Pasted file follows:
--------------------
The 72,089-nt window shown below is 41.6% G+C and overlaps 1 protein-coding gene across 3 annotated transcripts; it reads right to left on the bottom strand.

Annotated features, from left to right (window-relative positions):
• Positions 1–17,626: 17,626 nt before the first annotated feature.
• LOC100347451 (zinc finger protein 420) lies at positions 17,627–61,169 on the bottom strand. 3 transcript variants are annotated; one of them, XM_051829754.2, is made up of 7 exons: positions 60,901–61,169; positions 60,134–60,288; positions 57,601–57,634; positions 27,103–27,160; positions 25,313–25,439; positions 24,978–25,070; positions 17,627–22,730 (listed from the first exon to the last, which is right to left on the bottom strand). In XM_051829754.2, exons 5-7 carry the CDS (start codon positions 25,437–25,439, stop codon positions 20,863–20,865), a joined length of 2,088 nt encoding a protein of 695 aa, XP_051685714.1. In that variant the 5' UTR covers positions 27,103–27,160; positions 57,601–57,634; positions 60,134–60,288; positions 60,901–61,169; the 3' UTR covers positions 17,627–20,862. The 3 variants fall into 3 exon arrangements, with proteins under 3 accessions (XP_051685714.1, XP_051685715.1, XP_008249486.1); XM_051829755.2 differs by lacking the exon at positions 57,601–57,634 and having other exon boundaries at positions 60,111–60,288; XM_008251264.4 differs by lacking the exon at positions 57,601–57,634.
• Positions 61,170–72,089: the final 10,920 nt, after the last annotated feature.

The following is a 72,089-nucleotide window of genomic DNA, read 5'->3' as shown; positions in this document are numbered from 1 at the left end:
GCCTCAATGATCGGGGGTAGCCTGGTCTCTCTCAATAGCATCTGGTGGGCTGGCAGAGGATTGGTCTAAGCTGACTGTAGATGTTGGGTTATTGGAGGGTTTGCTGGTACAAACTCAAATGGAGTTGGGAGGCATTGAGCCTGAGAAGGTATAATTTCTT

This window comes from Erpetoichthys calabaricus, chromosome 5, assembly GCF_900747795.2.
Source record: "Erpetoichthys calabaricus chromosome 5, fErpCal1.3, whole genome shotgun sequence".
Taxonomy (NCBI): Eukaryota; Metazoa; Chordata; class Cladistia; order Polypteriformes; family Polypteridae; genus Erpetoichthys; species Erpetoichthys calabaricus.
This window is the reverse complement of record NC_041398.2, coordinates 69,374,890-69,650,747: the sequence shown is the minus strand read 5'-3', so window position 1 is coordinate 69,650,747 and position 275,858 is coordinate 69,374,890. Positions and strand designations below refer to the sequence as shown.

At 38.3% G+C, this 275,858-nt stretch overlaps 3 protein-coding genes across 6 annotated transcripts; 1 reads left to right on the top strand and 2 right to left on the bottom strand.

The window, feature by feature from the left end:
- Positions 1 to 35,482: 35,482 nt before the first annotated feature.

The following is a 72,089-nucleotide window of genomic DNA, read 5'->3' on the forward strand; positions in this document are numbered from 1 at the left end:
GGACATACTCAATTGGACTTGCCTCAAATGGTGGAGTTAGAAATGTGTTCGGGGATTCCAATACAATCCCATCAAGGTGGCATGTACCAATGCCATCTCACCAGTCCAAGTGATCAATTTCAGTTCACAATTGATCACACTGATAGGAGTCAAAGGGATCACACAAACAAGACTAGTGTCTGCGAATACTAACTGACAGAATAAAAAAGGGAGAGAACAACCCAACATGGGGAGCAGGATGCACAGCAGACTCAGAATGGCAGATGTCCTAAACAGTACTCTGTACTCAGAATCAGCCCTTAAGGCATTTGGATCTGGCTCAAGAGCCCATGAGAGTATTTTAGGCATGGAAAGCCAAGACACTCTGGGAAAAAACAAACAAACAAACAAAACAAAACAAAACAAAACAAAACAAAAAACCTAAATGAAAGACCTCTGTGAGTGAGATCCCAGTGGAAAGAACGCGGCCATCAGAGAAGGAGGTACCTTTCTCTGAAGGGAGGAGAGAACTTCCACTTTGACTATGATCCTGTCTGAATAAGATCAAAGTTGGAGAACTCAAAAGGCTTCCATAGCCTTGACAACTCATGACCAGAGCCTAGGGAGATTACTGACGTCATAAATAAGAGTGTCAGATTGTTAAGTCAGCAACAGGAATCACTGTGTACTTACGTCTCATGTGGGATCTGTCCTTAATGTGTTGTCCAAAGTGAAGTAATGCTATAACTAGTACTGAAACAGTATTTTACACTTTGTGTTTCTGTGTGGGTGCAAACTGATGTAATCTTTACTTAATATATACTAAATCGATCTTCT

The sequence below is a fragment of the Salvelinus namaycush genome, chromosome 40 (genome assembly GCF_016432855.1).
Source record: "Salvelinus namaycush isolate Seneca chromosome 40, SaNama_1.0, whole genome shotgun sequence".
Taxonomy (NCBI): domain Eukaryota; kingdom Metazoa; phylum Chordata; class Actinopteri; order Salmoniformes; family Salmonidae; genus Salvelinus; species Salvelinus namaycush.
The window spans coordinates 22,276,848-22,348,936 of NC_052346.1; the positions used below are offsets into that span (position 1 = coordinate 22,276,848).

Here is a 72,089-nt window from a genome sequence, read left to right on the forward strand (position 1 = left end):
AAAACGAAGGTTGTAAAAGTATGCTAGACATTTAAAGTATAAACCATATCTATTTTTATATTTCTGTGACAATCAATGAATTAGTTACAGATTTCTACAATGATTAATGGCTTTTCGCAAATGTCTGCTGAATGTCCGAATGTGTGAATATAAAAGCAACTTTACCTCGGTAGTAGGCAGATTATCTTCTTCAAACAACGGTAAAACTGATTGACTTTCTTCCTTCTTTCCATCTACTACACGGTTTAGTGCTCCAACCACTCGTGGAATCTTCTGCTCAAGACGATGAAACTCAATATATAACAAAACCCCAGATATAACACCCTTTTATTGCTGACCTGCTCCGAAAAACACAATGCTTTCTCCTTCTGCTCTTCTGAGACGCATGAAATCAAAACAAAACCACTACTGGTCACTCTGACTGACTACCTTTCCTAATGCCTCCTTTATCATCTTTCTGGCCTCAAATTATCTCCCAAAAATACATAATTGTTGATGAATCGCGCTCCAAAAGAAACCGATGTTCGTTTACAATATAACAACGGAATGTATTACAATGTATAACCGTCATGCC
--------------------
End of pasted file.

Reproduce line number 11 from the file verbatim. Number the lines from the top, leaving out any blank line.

This window is the reverse complement of record NC_041398.2, coordinates 69,374,890-69,650,747: the sequence shown is the minus strand read 5'-3', so window position 1 is coordinate 69,650,747 and position 275,858 is coordinate 69,374,890. Positions and strand designations below refer to the sequence as shown.